Researchers find new generation of artificial turf isn’t any softer

Risk of head injury remains the same for football players

Heather Parrott and Jay Webb measure accelerations on a frozen field.
Heather Parrott, M.D., and Jay Webb measure accelerations on a frozen practice field at Rams’s Park in St. Louis.

This month, more than 130 million people will tune their televisions to football’s biggest event, the Super Bowl. It’s not certain which team will win, but it’s a good bet that someone may be injured. In fact, injuries are common in most football games at every level. In recent years, the sport has focused its attention on the playing field as a significant source of injury, and new playing surfaces have been developed. But are the new surfaces safer? Emergency medicine researchers at Washington University School of Medicine in St. Louis have found that in terms of concussion risk, the new fields are no safer, and they may get worse over time.

Concussions are common in football. They can happen when players have helmet-to-helmet contact or when a player’s head hits a goalpost, but they also occur when a player’s head hits the ground. That’s why it’s important to make fields as safe as possible, according to Roseanne S. Naunheim, M.D., associate professor of emergency medicine at Washington University School of Medicine.

Naunheim and colleagues wanted to learn how hard various types of football fields are in order to determine whether newer playing surfaces might lower the risk of concussions and other head injuries.

They tested grass, older AstroTurf™ and newer FieldTurf™ surfaces to see which fields might be better than others in terms of protecting players from head injuries. In each case, the investigators took an accelerometer device to the field and dropped it 20 times from a height of 4 feet at various locations around the field. The self-contained, spherical device then allowed them to determine the G force impact of something hitting that surface.

“Interestingly, the hardest surface was grass on a cold day,” Naunheim says. “Grass is always touted as the safest surface, but either of the artificial surfaces is safer than a frozen grass field.”

Roseanne Naunheim
Roseanne Naunheim

Naunheim’s team tested an Astroturf™ field with a one-inch foam pad over concrete, an Astroturf™ field with a 5/8 inch pad over concrete, a grass field and a FieldTurf™ surface, which is an artificial surface laid over a mixture of graded sand and shredded rubber. She found that the AstroTurf™ with the thicker pad and FieldTurf™ surface were about the same in terms of impact.

Past research has determined that a force of 200 Gs is the level at which injury occurs. Peak Gs on the shredded rubber field were 184, compared to 183.9 on the older one-inch, foam-padded surface. The warm grass field and the AstroTurf™ field with the 5/8 inch pad had similar peak G ratings, with the warm grass field at 246 and the artificial field at 261.6. Peak Gs on the frozen grass field were 398.2.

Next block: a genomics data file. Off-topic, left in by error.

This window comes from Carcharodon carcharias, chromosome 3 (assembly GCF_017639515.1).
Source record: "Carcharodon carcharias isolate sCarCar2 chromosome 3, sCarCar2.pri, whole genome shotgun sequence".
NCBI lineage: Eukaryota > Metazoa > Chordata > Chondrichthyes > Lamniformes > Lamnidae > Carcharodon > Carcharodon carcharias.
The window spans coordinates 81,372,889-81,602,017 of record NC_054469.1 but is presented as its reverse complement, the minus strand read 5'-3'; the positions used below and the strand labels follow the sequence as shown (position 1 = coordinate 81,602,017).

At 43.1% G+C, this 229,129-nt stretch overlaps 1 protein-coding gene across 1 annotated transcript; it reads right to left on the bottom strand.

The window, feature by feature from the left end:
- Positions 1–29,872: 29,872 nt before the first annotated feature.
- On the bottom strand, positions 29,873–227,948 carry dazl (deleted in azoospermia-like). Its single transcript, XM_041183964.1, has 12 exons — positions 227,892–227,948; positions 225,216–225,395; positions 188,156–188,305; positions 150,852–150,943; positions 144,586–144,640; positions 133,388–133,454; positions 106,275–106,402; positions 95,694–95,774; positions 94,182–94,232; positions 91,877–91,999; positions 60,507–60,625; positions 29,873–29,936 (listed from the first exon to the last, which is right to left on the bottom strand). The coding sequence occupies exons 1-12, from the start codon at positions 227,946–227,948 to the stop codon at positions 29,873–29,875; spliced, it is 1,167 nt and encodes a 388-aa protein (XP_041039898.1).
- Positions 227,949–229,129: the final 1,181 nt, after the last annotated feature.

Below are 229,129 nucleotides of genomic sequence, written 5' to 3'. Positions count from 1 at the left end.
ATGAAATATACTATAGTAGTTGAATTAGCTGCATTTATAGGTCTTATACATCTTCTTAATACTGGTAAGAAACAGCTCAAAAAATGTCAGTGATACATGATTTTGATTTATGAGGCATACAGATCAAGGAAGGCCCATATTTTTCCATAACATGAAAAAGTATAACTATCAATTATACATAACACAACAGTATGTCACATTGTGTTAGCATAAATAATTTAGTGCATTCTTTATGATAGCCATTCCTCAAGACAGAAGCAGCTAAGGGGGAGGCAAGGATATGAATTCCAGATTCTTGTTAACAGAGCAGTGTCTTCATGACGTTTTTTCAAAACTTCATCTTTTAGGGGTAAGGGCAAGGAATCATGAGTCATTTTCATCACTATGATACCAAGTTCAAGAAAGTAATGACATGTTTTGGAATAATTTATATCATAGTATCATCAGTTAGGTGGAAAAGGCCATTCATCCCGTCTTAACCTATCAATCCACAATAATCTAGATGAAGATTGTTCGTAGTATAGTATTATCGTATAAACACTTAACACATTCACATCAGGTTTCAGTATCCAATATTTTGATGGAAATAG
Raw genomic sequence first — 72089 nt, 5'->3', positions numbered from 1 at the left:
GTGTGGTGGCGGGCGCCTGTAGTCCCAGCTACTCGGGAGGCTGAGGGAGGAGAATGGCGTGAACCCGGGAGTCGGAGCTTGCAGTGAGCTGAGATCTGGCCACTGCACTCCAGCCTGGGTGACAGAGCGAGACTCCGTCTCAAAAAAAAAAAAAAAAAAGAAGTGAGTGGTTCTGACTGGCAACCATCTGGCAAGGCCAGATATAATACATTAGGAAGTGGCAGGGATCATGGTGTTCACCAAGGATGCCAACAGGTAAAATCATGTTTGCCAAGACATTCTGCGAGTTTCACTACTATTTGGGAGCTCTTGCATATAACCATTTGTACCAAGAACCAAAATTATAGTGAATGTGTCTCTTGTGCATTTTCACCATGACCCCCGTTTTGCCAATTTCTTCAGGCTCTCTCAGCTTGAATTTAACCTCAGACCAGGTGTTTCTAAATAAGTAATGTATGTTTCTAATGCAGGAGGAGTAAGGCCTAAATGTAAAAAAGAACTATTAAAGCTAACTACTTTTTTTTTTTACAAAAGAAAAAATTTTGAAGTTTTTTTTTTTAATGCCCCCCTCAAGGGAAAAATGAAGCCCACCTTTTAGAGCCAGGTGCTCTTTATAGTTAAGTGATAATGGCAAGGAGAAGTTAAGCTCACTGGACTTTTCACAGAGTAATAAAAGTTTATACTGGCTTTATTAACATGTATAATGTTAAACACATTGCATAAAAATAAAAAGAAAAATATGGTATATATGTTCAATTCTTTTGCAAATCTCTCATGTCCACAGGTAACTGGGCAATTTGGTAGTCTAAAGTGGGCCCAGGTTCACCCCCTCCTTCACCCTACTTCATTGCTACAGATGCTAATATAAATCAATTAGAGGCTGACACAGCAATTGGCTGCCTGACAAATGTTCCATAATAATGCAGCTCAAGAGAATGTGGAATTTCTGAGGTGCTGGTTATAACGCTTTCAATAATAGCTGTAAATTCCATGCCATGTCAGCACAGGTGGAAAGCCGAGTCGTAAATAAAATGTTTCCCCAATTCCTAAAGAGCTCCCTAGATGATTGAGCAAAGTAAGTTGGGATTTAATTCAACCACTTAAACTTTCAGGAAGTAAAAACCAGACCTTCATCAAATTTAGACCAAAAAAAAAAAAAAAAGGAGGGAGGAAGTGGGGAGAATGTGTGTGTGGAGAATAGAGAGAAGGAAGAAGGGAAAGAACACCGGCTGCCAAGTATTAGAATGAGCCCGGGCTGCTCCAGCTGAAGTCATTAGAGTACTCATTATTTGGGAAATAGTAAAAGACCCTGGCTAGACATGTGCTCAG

Newer generation fields have been marketed to professional teams, colleges and high schools as a way to decrease impacts; but when they took measurements from various places on the fields, Naunheim’s group found that the older, foam-padded surface was just as soft as the newer, shredded rubber-based surface. They also found that the parts of the shredded rubber surface that got the most traffic tended to get compacted and harder.

“The field’s shredded rubber base appears to act just like wood chips on a playground,” she says. “The longer you use it, the more compacted the subsurface becomes, so the high traffic areas of the field get harder and harder with time.”

Naunheim says it’s likely that the newer FieldTurf™ may help prevent other common football injuries because its fiber surface is thought to be less abrasive than that of the older AstroTurf™, making it less likely that players will get rug burns. Because the fibers are taller and spread farther apart, the newer surface also is believed to mimic natural grass and to reduce the risk of leg injuries that occur when players cut and change directions. But Naunheim’s study suggests that it won’t lower the risk of head injuries. In fact, as the surface becomes compacted in high traffic areas, those risks may increase.

“If you’re looking for safety in terms of head injury, softer is better,” she says. “But you can’t make a field too soft or it would be like running on marshmallows for the players, so the ideal is to look for a middle ground that lowers the risk of head injury but isn’t so soft that it’s unplayable.”

Standard maintenance for FieldTurf™ involves putting a device underneath the surface of the field and stirring up the rubber base every few months. But Naunheim’s data suggest that the maintenance practice does not keep the newer fields from becoming hard and compacted in some areas. The field she tested was only two years old, and she says it may be necessary for the newer surfaces to be replaced more frequently in order to keep them safer.

“It’s a pretty simple concept, that you protect players by putting padding down,” Naunheim says. “The interesting thing to me is that our data suggest that the newer forms of padding eventually end up being as bad or worse than the older forms.”

Naunheim R, Parrott H, Standeven J. A comparison of Artificial Turf. Journal of Trauma-Injury, Infection and Critical Care, vol. 57:6, pp. 1311-1314, Dec. 2004.